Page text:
In the days after the recent terror attack in New York City, Paterson mosques fielded death threats, and Muslim Americans were again called to explain the actions of one individual whose violent acts don't reflect the tenets of their faith.

Having to denounce an act committed in the name of their faith is a double standard, say Muslim leaders, who reluctantly step into that role even as other groups aren't asked to do the same.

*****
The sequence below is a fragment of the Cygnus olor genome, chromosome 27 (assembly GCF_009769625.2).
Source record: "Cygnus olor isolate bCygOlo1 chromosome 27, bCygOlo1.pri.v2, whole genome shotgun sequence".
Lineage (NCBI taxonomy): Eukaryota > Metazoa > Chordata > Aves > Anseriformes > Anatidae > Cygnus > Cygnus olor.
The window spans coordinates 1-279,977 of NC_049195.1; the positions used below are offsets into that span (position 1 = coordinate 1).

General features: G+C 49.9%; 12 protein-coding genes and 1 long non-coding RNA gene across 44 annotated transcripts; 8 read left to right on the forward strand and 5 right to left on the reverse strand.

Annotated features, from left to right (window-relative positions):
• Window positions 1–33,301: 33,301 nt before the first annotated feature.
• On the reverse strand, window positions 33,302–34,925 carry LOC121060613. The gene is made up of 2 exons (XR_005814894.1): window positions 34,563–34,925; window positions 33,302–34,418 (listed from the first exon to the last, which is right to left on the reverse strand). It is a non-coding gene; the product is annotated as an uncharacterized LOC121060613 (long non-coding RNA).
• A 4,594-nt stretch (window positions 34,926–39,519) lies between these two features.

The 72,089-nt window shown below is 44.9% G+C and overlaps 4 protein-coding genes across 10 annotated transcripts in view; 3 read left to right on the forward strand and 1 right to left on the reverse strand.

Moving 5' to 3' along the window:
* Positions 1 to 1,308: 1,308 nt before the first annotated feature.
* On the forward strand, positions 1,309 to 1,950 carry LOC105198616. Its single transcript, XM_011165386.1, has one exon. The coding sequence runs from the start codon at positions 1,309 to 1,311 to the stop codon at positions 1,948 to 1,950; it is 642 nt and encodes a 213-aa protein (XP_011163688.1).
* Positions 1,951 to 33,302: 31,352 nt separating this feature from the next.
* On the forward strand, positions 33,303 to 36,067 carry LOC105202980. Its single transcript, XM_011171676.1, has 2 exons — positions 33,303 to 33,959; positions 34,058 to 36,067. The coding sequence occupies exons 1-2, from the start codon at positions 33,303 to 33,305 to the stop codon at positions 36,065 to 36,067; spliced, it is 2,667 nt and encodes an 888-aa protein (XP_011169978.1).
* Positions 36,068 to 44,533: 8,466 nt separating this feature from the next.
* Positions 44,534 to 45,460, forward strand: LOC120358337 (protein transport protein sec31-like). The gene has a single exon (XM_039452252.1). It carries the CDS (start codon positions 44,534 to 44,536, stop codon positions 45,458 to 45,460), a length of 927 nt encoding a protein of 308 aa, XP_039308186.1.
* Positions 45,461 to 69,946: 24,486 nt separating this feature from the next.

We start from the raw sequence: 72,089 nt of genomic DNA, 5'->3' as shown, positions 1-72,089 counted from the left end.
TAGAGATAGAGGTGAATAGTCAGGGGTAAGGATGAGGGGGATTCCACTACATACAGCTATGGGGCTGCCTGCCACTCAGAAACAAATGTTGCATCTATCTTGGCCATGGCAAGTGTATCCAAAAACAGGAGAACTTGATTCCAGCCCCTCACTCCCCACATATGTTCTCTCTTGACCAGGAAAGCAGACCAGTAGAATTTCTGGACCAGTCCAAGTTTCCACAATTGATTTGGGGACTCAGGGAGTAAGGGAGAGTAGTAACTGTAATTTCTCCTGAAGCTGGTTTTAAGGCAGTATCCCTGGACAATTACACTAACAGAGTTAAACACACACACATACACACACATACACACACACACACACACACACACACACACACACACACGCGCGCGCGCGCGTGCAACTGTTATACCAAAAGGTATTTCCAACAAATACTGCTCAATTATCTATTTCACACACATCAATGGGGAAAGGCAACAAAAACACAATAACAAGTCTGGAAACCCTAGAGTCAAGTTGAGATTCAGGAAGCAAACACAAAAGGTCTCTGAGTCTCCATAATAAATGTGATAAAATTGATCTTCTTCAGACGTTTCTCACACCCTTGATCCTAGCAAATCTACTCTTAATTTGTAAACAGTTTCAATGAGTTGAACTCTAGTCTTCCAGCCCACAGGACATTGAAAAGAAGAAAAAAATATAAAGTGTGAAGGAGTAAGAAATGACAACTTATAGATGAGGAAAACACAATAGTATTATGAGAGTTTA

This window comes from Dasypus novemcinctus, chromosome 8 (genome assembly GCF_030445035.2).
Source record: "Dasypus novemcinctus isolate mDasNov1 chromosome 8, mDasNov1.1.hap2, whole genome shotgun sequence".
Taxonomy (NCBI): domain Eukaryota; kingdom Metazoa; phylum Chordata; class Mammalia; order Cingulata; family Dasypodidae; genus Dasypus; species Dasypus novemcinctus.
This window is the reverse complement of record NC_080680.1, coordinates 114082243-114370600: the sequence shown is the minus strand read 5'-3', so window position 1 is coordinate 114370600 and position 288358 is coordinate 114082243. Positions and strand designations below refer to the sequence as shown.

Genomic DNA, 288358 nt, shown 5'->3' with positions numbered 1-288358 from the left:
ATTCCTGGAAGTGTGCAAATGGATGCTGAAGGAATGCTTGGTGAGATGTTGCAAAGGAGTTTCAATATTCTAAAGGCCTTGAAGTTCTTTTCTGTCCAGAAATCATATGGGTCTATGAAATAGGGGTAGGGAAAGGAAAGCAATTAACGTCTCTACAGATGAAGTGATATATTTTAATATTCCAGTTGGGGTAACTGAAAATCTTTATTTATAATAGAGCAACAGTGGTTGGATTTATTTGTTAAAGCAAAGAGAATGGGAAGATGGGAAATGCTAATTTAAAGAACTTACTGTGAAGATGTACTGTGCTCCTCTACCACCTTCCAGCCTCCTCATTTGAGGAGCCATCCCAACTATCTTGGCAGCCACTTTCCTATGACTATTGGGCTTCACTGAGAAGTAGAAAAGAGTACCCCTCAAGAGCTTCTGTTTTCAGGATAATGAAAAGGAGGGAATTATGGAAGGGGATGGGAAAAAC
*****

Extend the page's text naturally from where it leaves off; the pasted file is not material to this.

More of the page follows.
"Every time one of these idiots does something they claim to be doing in whatever religion, our community is forced — there's a sense of obligation — that we have to come out and condemn it, which I believe is unfair," said Salah Mustafa, outreach director at the Islamic Center of Passaic County, a mosque in Paterson. "It's not as if other communities have to condemn these acts."

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